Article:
Iron Absorption Question
August 5, 2016 2:36 PM   Subscribe

My blood tests came back low in iron. I was surprised as I eat a good diet including lots of iron rich foods. My iron supplement (Spatone) info leaflet recommends leaving a 30-45 minute gap between taking the supplement and meals. It says carbonated drinks (phosphates) can interfere with iron absorption. I usually drink about 2 litres of carbonated water a day. Do I need to stop this completely? Could it be preventing me from absorbing iron from my diet? How much carbonated drink is too much carbonated drink in this context?
posted by bimbam to Health & Fitness (13 answers total) 2 users marked this as a favorite
Best answer: Are you drinking literally carbonated water, with no flavoring or sweetening? That's a different thing and shouldn't have any phosphates. Check your packaging to be sure, but the only ingredient in my seltzer water right here is "carbonated water." Phosphates are added to, e.g., coca cola for flavor and preservative purposes, but (usually) not in plain old water.

It's unfortunate that so much health advice puts all "carbonated beverages" into the same category when it's usually "sugar-sweetened sodas" that are the problem. Confer with your doctor to be really sure, but have the packaging ready to make sure you are both talking about the actual thing you are drinking rather than an abstract category.
posted by Joey Buttafoucault at 2:55 PM on August 5, 2016

You should ask your doctor! You may have a genetic predisposition keeping you from absorbing Iron, there could be a conflict with some medication you are taking.

Ask you doctor. I'm totally serious.
posted by jbenben at 2:56 PM on August 5, 2016 [3 favorites]

Best answer: Yes, the warning is against flavored soft drinks that contain phosphates or phosphoric acid (aka "food acid," E338, or just 338) not plain carbonated water. Usually it's colas that have this ingredient. And I agree, ask your doctor. Or take the iron supplement, drink as usual, and have your iron levels tested at a follow-up.
posted by kindall at 3:01 PM on August 5, 2016

Not a medical doctor, but when I was low on iron I also needed Vitamin D. What about vitamin C for absorbtion?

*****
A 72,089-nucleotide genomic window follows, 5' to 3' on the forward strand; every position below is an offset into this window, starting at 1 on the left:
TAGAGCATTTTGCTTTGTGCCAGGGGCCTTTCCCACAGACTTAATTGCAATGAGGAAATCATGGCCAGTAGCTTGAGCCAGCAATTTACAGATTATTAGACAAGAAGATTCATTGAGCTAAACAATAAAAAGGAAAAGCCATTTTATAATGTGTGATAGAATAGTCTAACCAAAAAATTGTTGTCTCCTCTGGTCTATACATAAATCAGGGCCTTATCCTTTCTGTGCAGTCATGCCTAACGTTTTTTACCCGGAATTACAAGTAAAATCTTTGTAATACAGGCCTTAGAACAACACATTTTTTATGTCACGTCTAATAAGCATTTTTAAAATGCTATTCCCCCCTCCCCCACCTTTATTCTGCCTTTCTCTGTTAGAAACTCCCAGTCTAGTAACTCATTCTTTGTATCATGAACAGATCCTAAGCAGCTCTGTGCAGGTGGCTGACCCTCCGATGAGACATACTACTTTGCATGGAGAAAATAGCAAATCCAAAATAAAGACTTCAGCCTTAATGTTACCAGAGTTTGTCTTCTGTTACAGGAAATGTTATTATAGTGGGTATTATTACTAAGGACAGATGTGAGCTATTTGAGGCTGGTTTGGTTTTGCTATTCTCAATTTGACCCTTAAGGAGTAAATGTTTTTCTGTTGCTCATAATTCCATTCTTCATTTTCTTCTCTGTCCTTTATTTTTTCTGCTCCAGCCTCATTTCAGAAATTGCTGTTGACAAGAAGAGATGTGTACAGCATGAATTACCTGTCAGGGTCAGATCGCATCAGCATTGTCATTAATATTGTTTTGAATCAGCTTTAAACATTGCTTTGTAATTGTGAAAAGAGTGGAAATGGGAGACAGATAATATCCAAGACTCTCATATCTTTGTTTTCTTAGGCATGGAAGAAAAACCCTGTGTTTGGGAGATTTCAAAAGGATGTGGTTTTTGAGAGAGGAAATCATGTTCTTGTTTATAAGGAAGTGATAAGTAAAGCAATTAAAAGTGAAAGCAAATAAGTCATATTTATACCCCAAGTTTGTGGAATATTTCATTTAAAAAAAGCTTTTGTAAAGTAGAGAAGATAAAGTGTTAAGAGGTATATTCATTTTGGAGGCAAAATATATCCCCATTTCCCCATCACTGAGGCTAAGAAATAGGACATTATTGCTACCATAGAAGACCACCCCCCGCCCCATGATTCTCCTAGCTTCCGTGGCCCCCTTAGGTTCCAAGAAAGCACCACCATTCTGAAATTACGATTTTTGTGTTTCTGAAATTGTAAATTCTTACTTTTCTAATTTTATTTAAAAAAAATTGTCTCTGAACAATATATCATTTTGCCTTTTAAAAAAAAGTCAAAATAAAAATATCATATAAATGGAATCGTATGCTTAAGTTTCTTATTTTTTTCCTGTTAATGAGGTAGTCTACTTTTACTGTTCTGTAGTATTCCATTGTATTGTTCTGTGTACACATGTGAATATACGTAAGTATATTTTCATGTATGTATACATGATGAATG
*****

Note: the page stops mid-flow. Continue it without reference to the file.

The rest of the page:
This is a good question to call up your doctor and ask.
posted by freethefeet at 3:33 PM on August 5, 2016 [1 favorite]

When iron and calcium are taken together, it interferes with absorption. So if you are fond of cheeseburgers or broccoli with cheese sauce, you may not be getting as much iron as you think.

When I am anemic, I get real picky about separating calcium rich foods from iron rich foods by 30 minutes to an hour. So things like beef and broccoli are consumed separately from things like milk, yogurt, and cheese.
posted by Michele in California at 4:31 PM on August 5, 2016 [4 favorites]

If your doctor isn't available or can't give you an answer, pharmacists can also be a good resource for this kind of question.

That said--doing a quick look at studies, I'm not seeing much that says that even soda is a problem for iron absorption. This study said it "slightly increased absorption" and this one actually seems to be examining soda as a way to increase iron absorption because it lowers stomach pH. Perhaps the low pH of most soda makes up for the effects of the phosphates; eating acidic foods and/or foods high in vitamin C help with absorption of iron.

If you are someone who menstruates, it might not be that you're having trouble absorbing enough iron, just that you're losing a fair amount of blood regularly. Anemia is somewhat common in people who menstruate.
posted by needs more cowbell at 4:54 PM on August 5, 2016 [1 favorite]

There's a lot of different variables that could be causing you to not absorb the iron in your diet. Are you already taking the iron supplement, or not yet? Either way, possible solutions include:

- take more vitamin C to aid absorption
- take a different form of iron (although Spatone is liquid iron, which is already one of the most effective forms)
- take more iron (figure out how much elemental iron is in your supplement; if you've been taking less than 100mg/day you could probably increase your dose)
- don't take calcium with it, as it slows absorption
- get blood work done to see if you have a B12 deficiency, which would make it difficult for you to absorb iron (or if it's too cumbersome to get the bloodwork done first, just add a B-complex supplement with about 1000mg/day of B12 and see if your symptoms improve)
- make sure your gut has healthy bacteria, either by eating lots of fermented foods like kimchi and yogurt, or by adding a probiotic supplement and seeing if your symptoms improve